Sunday, May 1, 2011

Condoms Battle Over Shelf Space - Are Trojans Playing Dirty?

via SF Gate, by Casey Newton

In nearly a quarter-century of selling condoms, David Mayer has learned one lesson above all others: When it comes to shelf displays, size matters.

Mayer, the CEO of Mayer Laboratories in Berkeley, helped to popularize ultrathin condoms, which the company sells under the brand name Kimono. By 2005, Kimono made up 3.3 percent of U.S. condom sales, including 25 percent of ultrathin condoms.

But Mayer's early efforts in the $250 million market met with strong resistance from Church & Dwight, maker of the best-selling Trojan brand.

Since acquiring the 90-year-old Trojan brand in 2001 from Carter-Wallace Inc., Church & Dwight has escalated its practice of giving retailers lucrative rebates - Mayer calls them "kickbacks" - on every condom sold.

Now Mayer is suing Church & Dwight, alleging that the New Jersey company is a monopolist that violated state and federal antitrust laws, leading to higher condom prices nationwide. The company is asking for unspecified damages and for an end to what it calls anti-competitive business practices.

The suit has attracted the attention of the Federal Trade Commission, which began a separate investigation into Church & Dwight's business practices.


Read the rest.


9 comments:

  1. What's the condom failure rate?... including the failure to use condoms. If condoms worked wouldn't the rate of new infections gone down over the many years since the promotion of condoms and so called safer sex practices? If condoms worked wouldn't the birth rate have gone down?

    ReplyDelete
  2. Condoms brought down the rate of infections in the US substantially - it is proven. We used to have something like 150k infections a year - that didn't go down to 50k a year by magic.

    The US birth rate is also lower than it has ever been.

    They work great - 98% efficacy - if used consistently and correctly. Problem is, people don't use them consistently and correctly because they don't like them, or can't use them for whatever reason.

    There are very few things that work so well...

    ReplyDelete
  3. Again, what's the condom a) failure rate?... including the failure to use condoms.

              >"Condoms brought down the rate of infections in the US substantially - it is proven."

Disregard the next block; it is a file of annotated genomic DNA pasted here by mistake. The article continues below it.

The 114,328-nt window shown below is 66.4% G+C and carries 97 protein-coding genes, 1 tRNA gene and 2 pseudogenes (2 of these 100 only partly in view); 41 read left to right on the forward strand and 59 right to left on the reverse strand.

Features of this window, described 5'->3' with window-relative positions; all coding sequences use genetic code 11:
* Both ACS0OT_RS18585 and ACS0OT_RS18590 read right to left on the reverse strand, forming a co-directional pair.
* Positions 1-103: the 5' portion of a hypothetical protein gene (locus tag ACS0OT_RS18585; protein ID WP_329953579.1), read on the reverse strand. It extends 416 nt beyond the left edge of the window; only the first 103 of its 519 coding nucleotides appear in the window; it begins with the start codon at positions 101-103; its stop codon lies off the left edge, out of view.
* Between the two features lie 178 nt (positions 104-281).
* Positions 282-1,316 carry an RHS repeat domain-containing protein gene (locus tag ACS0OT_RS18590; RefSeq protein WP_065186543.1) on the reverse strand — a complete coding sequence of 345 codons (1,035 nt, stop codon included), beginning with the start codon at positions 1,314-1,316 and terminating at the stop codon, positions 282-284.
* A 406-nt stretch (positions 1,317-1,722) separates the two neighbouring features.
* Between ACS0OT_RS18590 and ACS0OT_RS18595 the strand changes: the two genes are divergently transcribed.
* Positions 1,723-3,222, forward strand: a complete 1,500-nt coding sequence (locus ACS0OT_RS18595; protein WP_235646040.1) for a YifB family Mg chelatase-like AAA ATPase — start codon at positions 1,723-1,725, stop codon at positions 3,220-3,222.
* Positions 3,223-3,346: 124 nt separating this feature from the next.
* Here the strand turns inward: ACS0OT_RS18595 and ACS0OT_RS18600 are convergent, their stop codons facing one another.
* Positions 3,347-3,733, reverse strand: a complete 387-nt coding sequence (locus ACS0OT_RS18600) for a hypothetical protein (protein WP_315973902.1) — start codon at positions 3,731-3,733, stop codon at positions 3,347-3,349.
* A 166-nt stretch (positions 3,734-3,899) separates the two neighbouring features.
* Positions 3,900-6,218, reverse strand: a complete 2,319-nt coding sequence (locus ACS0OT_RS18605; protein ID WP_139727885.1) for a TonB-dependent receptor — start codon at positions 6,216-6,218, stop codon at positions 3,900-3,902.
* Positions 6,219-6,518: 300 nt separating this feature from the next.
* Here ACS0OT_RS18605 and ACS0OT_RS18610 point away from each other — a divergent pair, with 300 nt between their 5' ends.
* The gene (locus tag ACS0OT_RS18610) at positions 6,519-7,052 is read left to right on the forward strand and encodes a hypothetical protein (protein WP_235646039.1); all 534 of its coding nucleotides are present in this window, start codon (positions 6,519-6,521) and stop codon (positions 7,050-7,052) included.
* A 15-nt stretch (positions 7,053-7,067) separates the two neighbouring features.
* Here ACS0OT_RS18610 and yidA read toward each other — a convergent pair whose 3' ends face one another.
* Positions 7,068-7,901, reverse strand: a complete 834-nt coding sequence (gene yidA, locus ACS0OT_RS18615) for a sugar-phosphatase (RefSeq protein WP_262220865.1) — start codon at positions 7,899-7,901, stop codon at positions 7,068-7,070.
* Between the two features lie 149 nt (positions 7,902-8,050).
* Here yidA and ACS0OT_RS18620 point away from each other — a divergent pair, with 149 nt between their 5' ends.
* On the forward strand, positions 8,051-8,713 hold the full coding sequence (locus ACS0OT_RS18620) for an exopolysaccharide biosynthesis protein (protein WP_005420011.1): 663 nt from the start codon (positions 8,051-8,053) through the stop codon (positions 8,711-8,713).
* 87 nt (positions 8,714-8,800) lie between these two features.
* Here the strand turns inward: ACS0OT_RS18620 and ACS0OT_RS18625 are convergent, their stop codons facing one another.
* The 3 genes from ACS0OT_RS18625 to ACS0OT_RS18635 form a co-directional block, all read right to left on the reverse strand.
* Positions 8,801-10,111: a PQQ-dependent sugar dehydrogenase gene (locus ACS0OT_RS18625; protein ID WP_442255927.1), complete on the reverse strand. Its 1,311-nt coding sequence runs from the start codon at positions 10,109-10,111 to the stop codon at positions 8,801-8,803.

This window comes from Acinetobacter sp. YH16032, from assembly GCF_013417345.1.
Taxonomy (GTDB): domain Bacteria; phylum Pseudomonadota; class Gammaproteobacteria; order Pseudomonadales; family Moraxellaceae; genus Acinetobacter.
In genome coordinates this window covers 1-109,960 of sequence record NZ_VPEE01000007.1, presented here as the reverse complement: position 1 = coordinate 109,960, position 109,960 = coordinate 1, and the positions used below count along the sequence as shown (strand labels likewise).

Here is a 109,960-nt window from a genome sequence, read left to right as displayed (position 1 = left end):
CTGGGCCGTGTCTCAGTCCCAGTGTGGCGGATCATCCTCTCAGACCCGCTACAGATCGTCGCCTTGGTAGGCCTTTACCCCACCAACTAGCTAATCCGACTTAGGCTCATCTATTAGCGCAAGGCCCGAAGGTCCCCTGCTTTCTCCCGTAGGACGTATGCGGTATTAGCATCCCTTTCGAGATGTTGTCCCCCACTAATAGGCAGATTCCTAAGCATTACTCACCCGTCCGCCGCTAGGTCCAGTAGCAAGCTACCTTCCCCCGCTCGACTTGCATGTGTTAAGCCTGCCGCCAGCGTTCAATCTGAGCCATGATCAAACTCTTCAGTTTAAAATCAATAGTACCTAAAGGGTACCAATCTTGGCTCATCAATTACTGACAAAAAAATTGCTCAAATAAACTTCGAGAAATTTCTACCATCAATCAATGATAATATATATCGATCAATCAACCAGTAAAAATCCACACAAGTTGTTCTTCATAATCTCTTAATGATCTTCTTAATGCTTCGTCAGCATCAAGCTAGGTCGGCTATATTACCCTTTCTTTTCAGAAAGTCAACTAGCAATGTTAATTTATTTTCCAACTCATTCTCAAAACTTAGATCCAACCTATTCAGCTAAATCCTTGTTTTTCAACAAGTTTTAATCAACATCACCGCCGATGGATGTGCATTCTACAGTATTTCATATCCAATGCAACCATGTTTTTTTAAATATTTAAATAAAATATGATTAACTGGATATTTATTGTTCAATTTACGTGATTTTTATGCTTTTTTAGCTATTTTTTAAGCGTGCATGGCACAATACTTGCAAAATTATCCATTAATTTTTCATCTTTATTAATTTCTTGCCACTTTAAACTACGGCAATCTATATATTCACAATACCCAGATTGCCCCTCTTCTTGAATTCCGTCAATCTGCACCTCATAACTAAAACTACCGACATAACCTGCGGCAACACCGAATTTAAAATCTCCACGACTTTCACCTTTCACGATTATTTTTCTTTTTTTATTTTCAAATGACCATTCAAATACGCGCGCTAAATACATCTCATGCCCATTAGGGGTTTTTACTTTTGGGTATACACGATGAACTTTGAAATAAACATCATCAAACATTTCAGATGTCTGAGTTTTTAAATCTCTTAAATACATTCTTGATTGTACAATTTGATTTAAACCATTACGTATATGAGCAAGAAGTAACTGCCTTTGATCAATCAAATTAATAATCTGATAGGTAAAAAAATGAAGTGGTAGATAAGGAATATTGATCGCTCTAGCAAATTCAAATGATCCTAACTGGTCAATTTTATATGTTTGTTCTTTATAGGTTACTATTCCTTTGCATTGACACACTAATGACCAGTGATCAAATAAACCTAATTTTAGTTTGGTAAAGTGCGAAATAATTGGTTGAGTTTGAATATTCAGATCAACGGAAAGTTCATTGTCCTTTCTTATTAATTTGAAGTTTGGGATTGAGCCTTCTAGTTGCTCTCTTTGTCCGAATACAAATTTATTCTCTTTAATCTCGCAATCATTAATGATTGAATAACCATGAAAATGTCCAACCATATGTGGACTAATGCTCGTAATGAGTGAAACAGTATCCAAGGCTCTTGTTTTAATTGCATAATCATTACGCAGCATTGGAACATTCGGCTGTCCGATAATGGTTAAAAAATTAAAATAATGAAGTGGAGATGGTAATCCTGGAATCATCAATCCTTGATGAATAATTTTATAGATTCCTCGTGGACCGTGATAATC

b) Where is proof?... not a general reference requiring further navigating, digging. The exact authoritative weblink, the exact cite with this proof by a controlled study of a large random population long range. c) How reliable are questionnaires?... where answers can be whatever participants imagined about themselves.

    ReplyDelete
  4. Google it. You seem to have a lot of time on your hands - so start researching and please share.

    ReplyDelete
  5. >"Condoms brought down the rate of infections in the US substantially - it is proven. We used to have something like 150k infections a year - that didn't go down to 50k a year by magic. The US birth rate is also lower than it has ever been. They work great - 98% efficacy - if used consistently and correctly. Problem is, people don't use them consistently and correctly because they don't like them, or can't use them for whatever reason. There are very few things that work so well..."

    yup - when used...

    ReplyDelete
  6. yer a genius anon. sort of like seat belts. what is your point? nothing works if it isn't used.

    ReplyDelete
  7. jim de lifelubeMay 3, 2011 at 9:40 AM

    of interest:

    Condom Effective Dossier Now Available

    Over the past year, leaders from multiple sexual health organizations in the U.S. have teamed together to create what is called the “Condom Effectiveness Dossier.” The Dossier is a review of the scientific evidence for the effectiveness of condoms----designed to be used by educators and policy makers when faced with questions about condom manufacturing, condom efficacy, etc. The full Dossier includes a slide set with over 100 slides dedicated to what scientists know about condoms and their effectiveness, and also includes several videos (e.g., of the condom testing process) that can be used by faculty and other educators during lectures and other presentations.

    Our goal is to make this Dossier available as widely as possible. The full folder of the Dossier can be downloaded at the link below. I think this is one of the most comprehensive collections of information that supports the work that we do to encourage condom use and condom education.

    Please feel free to share this message with your colleagues and students and forward to groups that you think may find any of this information helpful to their work.

    http://www.msmgf.org/index.cfm/id/11/aid/3519/lang_id/1

    ReplyDelete
  8. Michael Reece, Ph.D., MPH
    Director, Center for Sexual Health Promotion http://sexualhealth.indiana.edu
    Associate Professor, School of Health, Physical Education & Recreation
    Indiana University
    http://info.hper.indiana.edu/sb/page/normal/1215.html

    ReplyDelete
  9. Thank you!... for the insightful sources cited. Please note powerpoint is evil http://www.wired.com/wired/archive/11.09/ppt2.html
    edwardtufte.com

    ReplyDelete

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